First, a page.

Up until now, the most we’ve heard about Tizen has been how Samsung insists on using it in its line of smartwatch devices. But today, the company lifted the veil on a new handset that’ll be on display at the Tizen Developer conference starting tomorrow: the Samsung Z, a Tizen-based smartphone that represents the company’s commitment to its homegrown mobile OS.
Under the hood, the Samsung Z has just about the same kinds of specs you’d expect from the company’s other Android-powered phones: it’s got 2 GB of RAM, a 2.3 GHz quad-core processor, an 8 megapixel rear camera and a 2.1 megapixel front camera, and 16 GB of onboard storage, expandable up to 64 GB via microSD. The Z also has a 4.80inch 720p HD display, which is just a bit smaller than the Samsung Galaxy S5’s 5.1-inch 1080p screen. Speaking of the Galaxy S5, that handset from April has pretty comparable internal specs compared with the Z, with a slightly faster CPU, a better camera, and a bit more internal storage. Overall the S5 is demonstrably better, but not by a ton.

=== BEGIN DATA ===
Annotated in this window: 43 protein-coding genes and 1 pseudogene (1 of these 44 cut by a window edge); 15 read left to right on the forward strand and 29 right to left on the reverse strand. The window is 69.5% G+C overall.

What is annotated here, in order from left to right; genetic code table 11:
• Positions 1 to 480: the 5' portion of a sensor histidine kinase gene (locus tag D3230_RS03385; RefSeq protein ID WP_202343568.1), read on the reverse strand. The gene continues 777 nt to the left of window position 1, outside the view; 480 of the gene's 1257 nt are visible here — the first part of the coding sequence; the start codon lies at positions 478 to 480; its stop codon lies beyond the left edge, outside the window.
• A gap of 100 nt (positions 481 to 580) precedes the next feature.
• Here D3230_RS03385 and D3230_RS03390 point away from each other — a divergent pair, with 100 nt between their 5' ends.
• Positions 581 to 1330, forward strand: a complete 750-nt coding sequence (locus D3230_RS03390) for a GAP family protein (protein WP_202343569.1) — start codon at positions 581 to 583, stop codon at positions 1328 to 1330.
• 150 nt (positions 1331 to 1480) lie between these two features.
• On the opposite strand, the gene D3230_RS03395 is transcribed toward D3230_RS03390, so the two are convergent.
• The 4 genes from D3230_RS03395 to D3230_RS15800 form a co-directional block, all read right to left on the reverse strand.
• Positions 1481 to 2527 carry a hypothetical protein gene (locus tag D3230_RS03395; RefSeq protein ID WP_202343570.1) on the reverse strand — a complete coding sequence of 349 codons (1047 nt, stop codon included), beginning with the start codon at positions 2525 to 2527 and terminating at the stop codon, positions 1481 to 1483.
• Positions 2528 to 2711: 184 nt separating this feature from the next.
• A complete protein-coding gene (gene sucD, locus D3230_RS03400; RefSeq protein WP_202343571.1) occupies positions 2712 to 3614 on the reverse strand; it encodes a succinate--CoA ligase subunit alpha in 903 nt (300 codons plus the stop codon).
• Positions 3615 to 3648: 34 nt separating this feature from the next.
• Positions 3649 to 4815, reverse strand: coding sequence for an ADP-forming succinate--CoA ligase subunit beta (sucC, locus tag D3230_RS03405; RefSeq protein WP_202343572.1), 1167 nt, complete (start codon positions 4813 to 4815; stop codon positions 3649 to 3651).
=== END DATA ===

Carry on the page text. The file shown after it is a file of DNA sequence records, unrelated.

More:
In fact, one of the benefits of the Tizen-powered phone, according to Samsung’s press release, is the quickness with which it boots up and can provide multitasking, not to mention more overall battery efficiency. That was the rationale behind updating the original Galaxy Gear to swap Android for Tizen last week.
Despite those great claims, there are some definite drawbacks with using a Tizen-powered device. Android boasts a huge app economy. Tizen? Not so much. Samsung is working on remedying that, but just as developers don’t want to make apps for Windows Phone or Windows 8 due to the low user base, so too will app developers likely shy away from making apps for Tizen.
If you’re okay with a phone that can’t run all the same apps that you enjoy on your Android or iOS phone, then the Samsung Z might be the handset for you. As of now, the phone is set to come out in Russia in the third quarter, “and is planned to expand to other markets.” Will that mean that we’ll ever see the Samsung Z in the United States? Possibly. It’d be super interesting to see what carriers, if any, decide to pick the thing up.
I’m also keen to see what else Samsung decides to do with this OS. Who knows? If it can gain enough traction, the company’s decision to make all of its smartwatches reliant on the operating system may prove to be much wiser than we’d all initially thought.